Saturday, August 17, 2013

Warm Fuzzies in Umsang

It doesn't get much better than yesterday. I started off with maths with my class twos - a competition to see who could make their homemade rocket fly the fastest. It was a blast!

Jigme showed great initiative and made his rocket propelled by 2 straws ( instead of 1) and blew his competition out of the water!

We then farewelled Bob on his mammoth bike-riding adventure headed for a party in Punakha last night (its a 7 hour drive away!).

Safe travels, Bob!

Off course we'll miss him, and I'd love to be going too, but we also had an important task - to deliver books that we purchased in Thimphu to the little library up in Umsang. (Previously I wrote about Umsang here, and spelled it 'Aungsang' as a student told me to - it's hard to be sure as there is no sign and its not on any map I've seen).

I asked for Mr Tandin's help as he is the Y-Via (Youth Volunteers in Action) group leader at school and they work with Umsang on a number of projects. The student members gathered at the school gate and it was a lovely opportunity to go for a walk with these older students.

They are so responsible and mature - and I've no doubt the future of Bhutan is in good hands when I interact with these teenagers who have impeccable manners and help in any way they can.

Remy was carried on a boy's shoulders, and our umbrellas (the intense heat was an ominous sign of a likely downpour on the way home), my handbag, and the big box of books were all carried without complaint and off we went!

As soon as we came to a wild raspberry bush loaded with huge juicy berries we had to stop and eat. Two of my class two students picked handfuls of berries for me to enjoy.

Dechen picking the wild raspberries.

Half way up the hill we came to the spot where our newly built bookshelf was hiding in the bushes!

Bob and Mr Tandin and some boys spent Friday afternoon building the bookshelf out of scrap wood they found in the forest and when they were finished, they just covered it in leaves so it would be ready to collect on the way up Saturday! Made from rough wood, it is very rustic, but will do the job nicely.

In no time at all when we arrived, the bookshelf was installed and nailed to the wall to keep it safe from falling on children. The Y-Via students got to work displaying the books on the shelves as some shy local kids started coming in to see what was happening. The big 'brothers and sisters' sat down and read them stories as many photos were taken to commemorate the event. A few mums came in to look too.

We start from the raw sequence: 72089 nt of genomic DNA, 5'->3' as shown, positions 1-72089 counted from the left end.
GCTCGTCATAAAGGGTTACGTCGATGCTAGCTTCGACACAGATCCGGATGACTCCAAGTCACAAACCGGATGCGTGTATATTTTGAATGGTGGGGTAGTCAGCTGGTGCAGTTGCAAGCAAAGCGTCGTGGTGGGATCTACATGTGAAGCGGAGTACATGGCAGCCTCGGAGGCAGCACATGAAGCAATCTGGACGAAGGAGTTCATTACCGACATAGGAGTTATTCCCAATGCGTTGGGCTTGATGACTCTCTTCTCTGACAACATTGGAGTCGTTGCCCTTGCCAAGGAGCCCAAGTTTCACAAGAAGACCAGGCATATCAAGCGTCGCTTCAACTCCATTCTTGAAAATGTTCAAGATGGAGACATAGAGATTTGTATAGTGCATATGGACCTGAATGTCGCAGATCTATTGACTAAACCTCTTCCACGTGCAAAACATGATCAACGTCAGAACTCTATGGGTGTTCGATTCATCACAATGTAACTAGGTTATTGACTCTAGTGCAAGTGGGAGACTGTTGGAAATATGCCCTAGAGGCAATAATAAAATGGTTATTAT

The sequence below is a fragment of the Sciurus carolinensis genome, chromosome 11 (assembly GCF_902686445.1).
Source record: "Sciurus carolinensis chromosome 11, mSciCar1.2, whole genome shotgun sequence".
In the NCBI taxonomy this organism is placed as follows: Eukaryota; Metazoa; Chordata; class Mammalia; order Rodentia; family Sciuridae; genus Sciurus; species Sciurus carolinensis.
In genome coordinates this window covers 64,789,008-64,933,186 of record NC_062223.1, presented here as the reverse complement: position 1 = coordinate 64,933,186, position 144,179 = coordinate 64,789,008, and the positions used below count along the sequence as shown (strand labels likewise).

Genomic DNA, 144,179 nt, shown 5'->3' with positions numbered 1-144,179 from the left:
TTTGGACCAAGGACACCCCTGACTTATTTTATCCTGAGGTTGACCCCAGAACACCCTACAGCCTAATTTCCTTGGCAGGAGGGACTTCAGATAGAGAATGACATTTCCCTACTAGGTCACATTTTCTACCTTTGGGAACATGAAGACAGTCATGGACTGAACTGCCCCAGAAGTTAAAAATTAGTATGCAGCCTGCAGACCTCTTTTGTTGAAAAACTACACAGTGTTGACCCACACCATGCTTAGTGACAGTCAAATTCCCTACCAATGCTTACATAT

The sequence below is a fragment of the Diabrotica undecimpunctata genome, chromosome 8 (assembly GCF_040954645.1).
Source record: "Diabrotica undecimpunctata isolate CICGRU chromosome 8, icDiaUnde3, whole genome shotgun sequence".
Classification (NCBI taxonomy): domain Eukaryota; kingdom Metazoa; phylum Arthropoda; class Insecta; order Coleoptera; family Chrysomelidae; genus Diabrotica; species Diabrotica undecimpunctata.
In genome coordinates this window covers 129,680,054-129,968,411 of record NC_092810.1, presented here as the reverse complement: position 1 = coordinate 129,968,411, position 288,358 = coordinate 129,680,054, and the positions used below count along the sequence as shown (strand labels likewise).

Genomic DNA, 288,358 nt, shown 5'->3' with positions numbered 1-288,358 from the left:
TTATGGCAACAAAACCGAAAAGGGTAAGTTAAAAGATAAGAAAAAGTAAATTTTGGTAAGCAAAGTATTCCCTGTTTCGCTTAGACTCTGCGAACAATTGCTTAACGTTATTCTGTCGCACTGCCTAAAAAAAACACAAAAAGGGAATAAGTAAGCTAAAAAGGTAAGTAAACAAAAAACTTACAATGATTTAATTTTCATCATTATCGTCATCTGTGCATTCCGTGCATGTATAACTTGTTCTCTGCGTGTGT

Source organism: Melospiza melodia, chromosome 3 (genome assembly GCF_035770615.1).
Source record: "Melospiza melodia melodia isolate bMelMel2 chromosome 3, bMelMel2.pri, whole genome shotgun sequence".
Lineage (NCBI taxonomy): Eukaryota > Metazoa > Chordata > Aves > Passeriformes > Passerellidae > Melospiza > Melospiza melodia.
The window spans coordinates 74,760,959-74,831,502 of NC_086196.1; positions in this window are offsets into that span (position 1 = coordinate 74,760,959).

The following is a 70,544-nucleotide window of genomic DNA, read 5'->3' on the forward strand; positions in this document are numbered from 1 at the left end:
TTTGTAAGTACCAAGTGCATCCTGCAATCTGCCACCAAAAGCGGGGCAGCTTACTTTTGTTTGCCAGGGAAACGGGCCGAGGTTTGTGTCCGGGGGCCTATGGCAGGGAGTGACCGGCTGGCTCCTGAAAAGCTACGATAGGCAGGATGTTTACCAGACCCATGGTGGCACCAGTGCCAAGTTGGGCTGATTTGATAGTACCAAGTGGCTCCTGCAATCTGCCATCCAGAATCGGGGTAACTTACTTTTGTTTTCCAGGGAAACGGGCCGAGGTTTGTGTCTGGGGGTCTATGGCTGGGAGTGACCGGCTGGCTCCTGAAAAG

I was happy to see one of my brightest students, Dechen, who lives in Umsang sit down with a lovely new Barbie book (yes, Barbie is a big hit over here with little girls), and read it beautifully. One of the older students commented on how good the year 2s are at reading and I agree, they are progressing to becoming fluent independent readers.

Remy found a book he liked and went off to hide behind the door and read it!

This little boy found one of the special books that makes music and sounds.

When all the fuss died down, the local kids came in to explore alone.

While most of the Y-Via students left to go back to school, Mr Tandin and Mr Chimmi and I were invited to a local home for tea and ara. It was our third visit to Umsang and our third invitation for tea - this time a different home to the previous times. Following the tea we were served a very special lunch of rice, dal, kewa-datsi and two types of meat curry and papadums and fresh milk. It was a lovely way to thank us, and it feels like we've been guests in every family home now in the village!

Remy remembered this home from our last visit and started climbing the stairs!

We checked out a green-house that Y-Via installed here so villagers can have vegetables year round.


I wish the children of Umsang all the very best in learning to read and hope that in time their library can be expanded, but at least we've made a start!

Tenzin helped with the boys all morning in the most kind and cheerful way.

Xavier strikes a pose out the front of the library.

Xavier and Mr Tandin cross the bridge back to Chumey.

A special thank you to our friends at home and in Canada who donated generously and made this all possible.



  1. I'm still fond of wild raspberries and we used to go collecting it during weekends and after school as kids.
    Its so nice to know what you, Bob and friends are doing to help cultivate the habit of reading in our small community.
    I'm sure it will go a long way. Thank you so much for that!

    1. Thank you Rekha, it is a pleasure really, there is nothing like sharing the joy of books and reading and hopefully giving these kids knowledge and skills to help for the rest of their lives. And we get the opportunity to see many beautiful out-of-the-way places most tourists to Bhutan never get to see.